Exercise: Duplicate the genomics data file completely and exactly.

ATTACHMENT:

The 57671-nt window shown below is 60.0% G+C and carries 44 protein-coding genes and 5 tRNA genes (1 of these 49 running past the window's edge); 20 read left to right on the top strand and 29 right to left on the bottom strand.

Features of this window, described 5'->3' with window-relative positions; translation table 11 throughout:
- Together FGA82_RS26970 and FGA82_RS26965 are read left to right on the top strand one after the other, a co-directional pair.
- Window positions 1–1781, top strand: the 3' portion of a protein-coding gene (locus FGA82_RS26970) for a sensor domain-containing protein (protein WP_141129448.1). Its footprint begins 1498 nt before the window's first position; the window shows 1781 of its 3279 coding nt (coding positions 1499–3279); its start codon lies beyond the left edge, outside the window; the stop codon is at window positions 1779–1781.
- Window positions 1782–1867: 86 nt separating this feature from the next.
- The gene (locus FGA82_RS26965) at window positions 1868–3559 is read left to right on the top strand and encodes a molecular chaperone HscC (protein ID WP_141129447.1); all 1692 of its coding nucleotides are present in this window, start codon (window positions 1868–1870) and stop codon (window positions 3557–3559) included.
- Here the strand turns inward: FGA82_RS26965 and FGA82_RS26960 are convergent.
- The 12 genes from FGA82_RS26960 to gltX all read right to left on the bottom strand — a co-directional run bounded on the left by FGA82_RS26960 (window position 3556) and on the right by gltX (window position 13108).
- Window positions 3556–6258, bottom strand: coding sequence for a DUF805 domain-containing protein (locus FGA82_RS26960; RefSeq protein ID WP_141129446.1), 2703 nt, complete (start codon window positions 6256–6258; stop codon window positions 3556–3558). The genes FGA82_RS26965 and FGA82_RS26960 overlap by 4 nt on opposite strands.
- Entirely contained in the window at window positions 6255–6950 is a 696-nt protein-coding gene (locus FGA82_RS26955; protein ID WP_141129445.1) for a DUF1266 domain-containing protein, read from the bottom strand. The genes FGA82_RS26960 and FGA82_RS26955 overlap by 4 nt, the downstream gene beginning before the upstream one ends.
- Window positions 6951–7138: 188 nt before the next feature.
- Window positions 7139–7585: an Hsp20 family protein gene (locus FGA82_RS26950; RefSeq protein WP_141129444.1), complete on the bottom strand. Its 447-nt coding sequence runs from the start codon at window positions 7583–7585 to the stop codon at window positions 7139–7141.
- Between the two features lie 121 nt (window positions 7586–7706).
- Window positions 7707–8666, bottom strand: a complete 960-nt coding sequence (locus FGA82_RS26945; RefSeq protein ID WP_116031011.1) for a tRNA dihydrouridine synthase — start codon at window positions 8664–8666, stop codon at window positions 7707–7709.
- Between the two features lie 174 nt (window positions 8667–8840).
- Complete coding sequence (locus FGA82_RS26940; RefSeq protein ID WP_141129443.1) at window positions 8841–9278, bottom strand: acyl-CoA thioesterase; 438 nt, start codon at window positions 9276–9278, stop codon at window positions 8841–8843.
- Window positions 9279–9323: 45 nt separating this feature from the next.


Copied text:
The 57671-nt window shown below is 60.0% G+C and carries 44 protein-coding genes and 5 tRNA genes (1 of these 49 running past the window's edge); 20 read left to right on the top strand and 29 right to left on the bottom strand.

Features of this window, described 5'->3' with window-relative positions; translation table 11 throughout:
- Together FGA82_RS26970 and FGA82_RS26965 are read left to right on the top strand one after the other, a co-directional pair.
- Window positions 1–1781, top strand: the 3' portion of a protein-coding gene (locus FGA82_RS26970) for a sensor domain-containing protein (protein WP_141129448.1). Its footprint begins 1498 nt before the window's first position; the window shows 1781 of its 3279 coding nt (coding positions 1499–3279); its start codon lies beyond the left edge, outside the window; the stop codon is at window positions 1779–1781.
- Window positions 1782–1867: 86 nt separating this feature from the next.
- The gene (locus FGA82_RS26965) at window positions 1868–3559 is read left to right on the top strand and encodes a molecular chaperone HscC (protein ID WP_141129447.1); all 1692 of its coding nucleotides are present in this window, start codon (window positions 1868–1870) and stop codon (window positions 3557–3559) included.
- Here the strand turns inward: FGA82_RS26965 and FGA82_RS26960 are convergent.
- The 12 genes from FGA82_RS26960 to gltX all read right to left on the bottom strand — a co-directional run bounded on the left by FGA82_RS26960 (window position 3556) and on the right by gltX (window position 13108).
- Window positions 3556–6258, bottom strand: coding sequence for a DUF805 domain-containing protein (locus FGA82_RS26960; RefSeq protein ID WP_141129446.1), 2703 nt, complete (start codon window positions 6256–6258; stop codon window positions 3556–3558). The genes FGA82_RS26965 and FGA82_RS26960 overlap by 4 nt on opposite strands.
- Entirely contained in the window at window positions 6255–6950 is a 696-nt protein-coding gene (locus FGA82_RS26955; protein ID WP_141129445.1) for a DUF1266 domain-containing protein, read from the bottom strand. The genes FGA82_RS26960 and FGA82_RS26955 overlap by 4 nt, the downstream gene beginning before the upstream one ends.
- Window positions 6951–7138: 188 nt before the next feature.
- Window positions 7139–7585: an Hsp20 family protein gene (locus FGA82_RS26950; RefSeq protein WP_141129444.1), complete on the bottom strand. Its 447-nt coding sequence runs from the start codon at window positions 7583–7585 to the stop codon at window positions 7139–7141.
- Between the two features lie 121 nt (window positions 7586–7706).
- Window positions 7707–8666, bottom strand: a complete 960-nt coding sequence (locus FGA82_RS26945; RefSeq protein ID WP_116031011.1) for a tRNA dihydrouridine synthase — start codon at window positions 8664–8666, stop codon at window positions 7707–7709.
- Between the two features lie 174 nt (window positions 8667–8840).
- Complete coding sequence (locus FGA82_RS26940; RefSeq protein ID WP_141129443.1) at window positions 8841–9278, bottom strand: acyl-CoA thioesterase; 438 nt, start codon at window positions 9276–9278, stop codon at window positions 8841–8843.
- Window positions 9279–9323: 45 nt separating this feature from the next.